- The history of the Inquisition
- Italian history
- Early-modern Catholicism
My work explores two major themes in the history of the early-modern period: the religious divisions created by the Reformation, and the cultural challenges generated by the increased interchange of people and ideas between Africa, the Americas, Asia and Europe. How readily in the wake of these developments could contemporaries question or reject the political, intellectual, moral, religious, and social norms of their own cultures? And how effectively could those norms be enforced by the established powers of Church and State? My research and writing are therefore shaped by questions about the nature of relations between different societies, about coercion and co-existence, about human rights and international law, and about conscience, free will, and authority. Much of my evidence is necessarily drawn from legal and judicial records, and especially from the extraordinarily rich archives of the Inquisition tribunals in Italy, Portugal, and Spain. But both the content and the processes of the law need to be examined in the context of the communities in which lawyers, judges, witnesses and defendants operated.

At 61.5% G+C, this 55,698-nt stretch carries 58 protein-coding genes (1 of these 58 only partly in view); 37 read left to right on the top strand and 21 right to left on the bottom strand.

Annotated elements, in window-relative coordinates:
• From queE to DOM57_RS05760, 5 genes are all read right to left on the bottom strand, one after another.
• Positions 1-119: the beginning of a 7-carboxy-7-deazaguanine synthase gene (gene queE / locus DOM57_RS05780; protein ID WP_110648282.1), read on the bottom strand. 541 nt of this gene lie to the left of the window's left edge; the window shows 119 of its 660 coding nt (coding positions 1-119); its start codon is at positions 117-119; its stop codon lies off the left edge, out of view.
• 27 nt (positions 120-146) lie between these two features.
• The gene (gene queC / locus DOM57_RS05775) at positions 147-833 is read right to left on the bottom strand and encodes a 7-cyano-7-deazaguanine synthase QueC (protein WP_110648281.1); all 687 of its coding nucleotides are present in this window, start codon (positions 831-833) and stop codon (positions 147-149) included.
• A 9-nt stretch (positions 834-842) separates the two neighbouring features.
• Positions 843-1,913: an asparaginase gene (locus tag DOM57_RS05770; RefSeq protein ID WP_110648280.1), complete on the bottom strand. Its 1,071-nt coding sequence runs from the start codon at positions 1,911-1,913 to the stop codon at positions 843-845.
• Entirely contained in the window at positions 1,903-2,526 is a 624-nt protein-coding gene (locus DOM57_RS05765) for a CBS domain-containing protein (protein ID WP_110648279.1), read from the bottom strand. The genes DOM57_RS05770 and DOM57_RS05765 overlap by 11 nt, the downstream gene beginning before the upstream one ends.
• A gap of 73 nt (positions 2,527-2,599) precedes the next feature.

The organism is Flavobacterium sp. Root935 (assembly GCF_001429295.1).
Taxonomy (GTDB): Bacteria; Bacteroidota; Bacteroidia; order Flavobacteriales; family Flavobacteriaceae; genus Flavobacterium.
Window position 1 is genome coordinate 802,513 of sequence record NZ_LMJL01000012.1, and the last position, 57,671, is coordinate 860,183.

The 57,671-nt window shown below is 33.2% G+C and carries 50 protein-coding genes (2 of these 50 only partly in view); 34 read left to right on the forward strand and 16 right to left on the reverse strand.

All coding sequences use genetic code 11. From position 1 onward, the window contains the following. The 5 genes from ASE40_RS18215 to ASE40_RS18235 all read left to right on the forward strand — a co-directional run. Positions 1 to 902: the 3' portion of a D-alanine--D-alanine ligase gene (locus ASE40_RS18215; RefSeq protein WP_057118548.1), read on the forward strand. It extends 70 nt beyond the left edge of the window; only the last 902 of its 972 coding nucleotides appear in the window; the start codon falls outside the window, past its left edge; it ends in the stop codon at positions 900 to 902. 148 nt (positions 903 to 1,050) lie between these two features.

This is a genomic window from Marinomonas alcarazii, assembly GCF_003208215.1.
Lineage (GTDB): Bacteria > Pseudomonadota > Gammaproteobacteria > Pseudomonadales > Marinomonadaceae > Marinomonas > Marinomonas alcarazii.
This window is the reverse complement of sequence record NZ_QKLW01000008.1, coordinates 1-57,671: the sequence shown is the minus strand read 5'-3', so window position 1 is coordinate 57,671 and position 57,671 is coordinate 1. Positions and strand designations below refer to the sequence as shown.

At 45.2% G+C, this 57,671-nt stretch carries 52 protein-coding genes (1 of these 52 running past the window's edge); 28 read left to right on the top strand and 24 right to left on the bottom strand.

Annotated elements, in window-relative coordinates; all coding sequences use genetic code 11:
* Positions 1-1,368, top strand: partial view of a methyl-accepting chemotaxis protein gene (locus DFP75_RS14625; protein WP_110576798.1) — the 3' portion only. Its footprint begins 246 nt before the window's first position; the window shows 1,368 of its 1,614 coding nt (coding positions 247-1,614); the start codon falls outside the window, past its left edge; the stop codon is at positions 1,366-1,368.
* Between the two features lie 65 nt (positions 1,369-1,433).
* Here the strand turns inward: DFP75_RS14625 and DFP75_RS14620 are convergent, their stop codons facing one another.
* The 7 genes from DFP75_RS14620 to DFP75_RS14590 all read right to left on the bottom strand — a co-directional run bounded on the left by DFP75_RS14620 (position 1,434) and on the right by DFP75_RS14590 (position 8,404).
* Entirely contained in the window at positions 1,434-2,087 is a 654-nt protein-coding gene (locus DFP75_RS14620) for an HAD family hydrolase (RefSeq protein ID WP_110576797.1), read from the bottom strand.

I am currently completing a book on the Inquisition in Venice in the sixteenth century. Forthcoming projects include studies of relations between Greek and Latin Christians in the East Mediterranean, the origins of the Roman Inquisition, founded in 1542, and the careers and policies of the Cardinals who ran the Roman tribunal between that year and the end of the 1700s. I am also interested in the history of Catholicism as a global religion, especially in the Spanish and Portuguese Empires in the Americas; in Catholic missionary activities and tactics both within and outside Europe; and in the development of cultural understanding and exchange in the early-modern world.